Mutant gene puts South Asians at risk of heart disease

HONG KONG (Reuters) - Scientists have identified a mutant gene which appears to increase the risk of heart failure in South Asians, putting one percent of the world’s population at risk.

In an article published in Nature Genetics, the scientists from India, Britain and the United States said 4 percent of people of South Asian descent carry the mutation and they would have a lifelong predisposition to heart failure.

This means 60 million people are at risk of heart disease due to this mutation, or one percent of the world population.

“Now that the defect has been identified, there is a new glimmer of hope. It could be detected very early during pregnancy,” they said in a statement.

“Carriers of the defect could be identified at a young age by genetic screening and advised to adopt a healthier lifestyle.”

“Eventually, new drugs could be developed to … postpone the onset of symptoms,” they wrote.

Using DNA tests, they compared 800 heart patients in India with 699 others without the condition and found that the gene variant - which is linked to cardiomyopathy, or weakness in the heart muscle - was far more frequent among the cardiac patients.

As cardiomyopathy worsens, the heart becomes weaker and less able to pump blood through the body. This can lead to heart failure, abnormal heart rhythms, fluid buildup in the lungs or legs and infection of the heart lining.

To ascertain how widespread the mutation was, the researchers screened 6,273 randomly-selected individuals across 35 states in India and found that 4 percent had this defect.

The researchers then extended their study to determine the spread of this genetic abnormality among the South Asian diaspora.

They ran DNA tests on 2,085 people from 26 countries and found that the mutation appeared to be restricted only to people of South Asian descent living in India, Pakistan, Sri Lanka, Indonesia and Malaysia.

Currently, cardiomyopathy is treated with medication, pacemakers and defibrillators but they merely relieve symptoms. Some patients eventually require heart transplants.

(Reporting by Tan Ee Lyn; Editing by Valerie Lee)

Source

--------------------------------------------------------------------------------------------
Related Posts:


NEW YORK (Reuters Health) - Infants born with a congenital heart defect that goes uncorrected have a much greater risk of dying than their counterparts who have the heart defect corrected, suggest results of a new study. The birth heart defect known as patent ductus arteriosus, or PDA, afflicts mainly infants who are born very prematurely.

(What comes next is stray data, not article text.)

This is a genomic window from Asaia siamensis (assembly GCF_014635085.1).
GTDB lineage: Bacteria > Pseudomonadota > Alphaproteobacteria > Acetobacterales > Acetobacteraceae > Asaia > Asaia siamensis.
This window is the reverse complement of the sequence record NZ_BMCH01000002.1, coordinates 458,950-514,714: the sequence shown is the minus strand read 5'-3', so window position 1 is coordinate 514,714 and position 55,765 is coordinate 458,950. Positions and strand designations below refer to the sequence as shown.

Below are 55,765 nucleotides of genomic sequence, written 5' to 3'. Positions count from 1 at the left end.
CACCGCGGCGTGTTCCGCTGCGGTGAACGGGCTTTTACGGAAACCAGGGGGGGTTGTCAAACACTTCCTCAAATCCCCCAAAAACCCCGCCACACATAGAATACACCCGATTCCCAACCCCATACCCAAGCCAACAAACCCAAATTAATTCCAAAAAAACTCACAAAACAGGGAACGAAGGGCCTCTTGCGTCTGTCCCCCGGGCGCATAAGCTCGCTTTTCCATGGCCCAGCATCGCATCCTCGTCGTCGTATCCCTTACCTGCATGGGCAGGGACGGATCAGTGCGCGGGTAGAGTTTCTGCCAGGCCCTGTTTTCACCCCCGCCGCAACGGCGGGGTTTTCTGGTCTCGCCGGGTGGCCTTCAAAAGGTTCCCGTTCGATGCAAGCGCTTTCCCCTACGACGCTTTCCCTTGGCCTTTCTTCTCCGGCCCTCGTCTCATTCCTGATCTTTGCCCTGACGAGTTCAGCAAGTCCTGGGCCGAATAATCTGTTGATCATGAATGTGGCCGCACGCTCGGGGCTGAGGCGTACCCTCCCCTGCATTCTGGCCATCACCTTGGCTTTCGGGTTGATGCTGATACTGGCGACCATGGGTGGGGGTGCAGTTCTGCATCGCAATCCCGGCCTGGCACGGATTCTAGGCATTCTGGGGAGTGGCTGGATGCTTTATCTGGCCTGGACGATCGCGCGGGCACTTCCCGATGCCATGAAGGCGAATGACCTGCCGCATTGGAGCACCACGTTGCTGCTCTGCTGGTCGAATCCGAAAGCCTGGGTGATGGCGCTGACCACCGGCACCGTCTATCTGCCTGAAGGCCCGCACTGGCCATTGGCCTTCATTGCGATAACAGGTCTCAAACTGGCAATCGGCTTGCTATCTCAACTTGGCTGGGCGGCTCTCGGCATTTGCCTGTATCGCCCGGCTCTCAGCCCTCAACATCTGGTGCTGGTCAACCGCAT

Full Post: Uncorrected heart defect ups risk of infant death
--------------------------------------------------------------------------------------------

By Will Dunham WASHINGTON (Reuters) - A rare genetic abnormality found in people in an insular Amish community protects them from heart disease, a discovery that could lead to new drugs to prevent heart ailments, U.S. researchers said on Thursday. About 5 percent of Old Order Amish people in Pennsylvania’s Lancaster County have only one working copy

Full Post: Amish gene trait may inspire heart protection
--------------------------------------------------------------------------------------------

By Will Dunham WASHINGTON (Reuters) - Even a little bit of extra weight can raise the risk of heart failure, according to a U.S. study published on Monday that calculated the heart hazards of being pudgy but not obese. It comes as little surprise that obesity makes a person much more apt to get heart failure, a

Full Post: Even a tiny bit of flab raises heart failure risk
--------------------------------------------------------------------------------------------

By Michael Kahn LONDON (Reuters) - An international research team has identified a tiny piece of genetic material that plays a key role in heart failure, and shown how an experimental compound prevents the condition in mice, scientists reported on Sunday. The researchers used a treatment from Regulus Therapeutics — a joint venture between U.S. biotech companies

Full Post: Gene “silencing” drug blocks heart disease in mice
--------------------------------------------------------------------------------------------

By Will Dunham WASHINGTON (Reuters) - A study tracking a large group of women for a decade casts doubt on the value of testing for a certain genetic trait linked to heart disease to predict one’s chances of illness, U.S. researchers said on Monday. Knowing a woman had the abnormality on chromosome 9 did not improve cardiovascular

Full Post: Study doubts heart disease genetic testing value

Site Navigation

Most Read

Search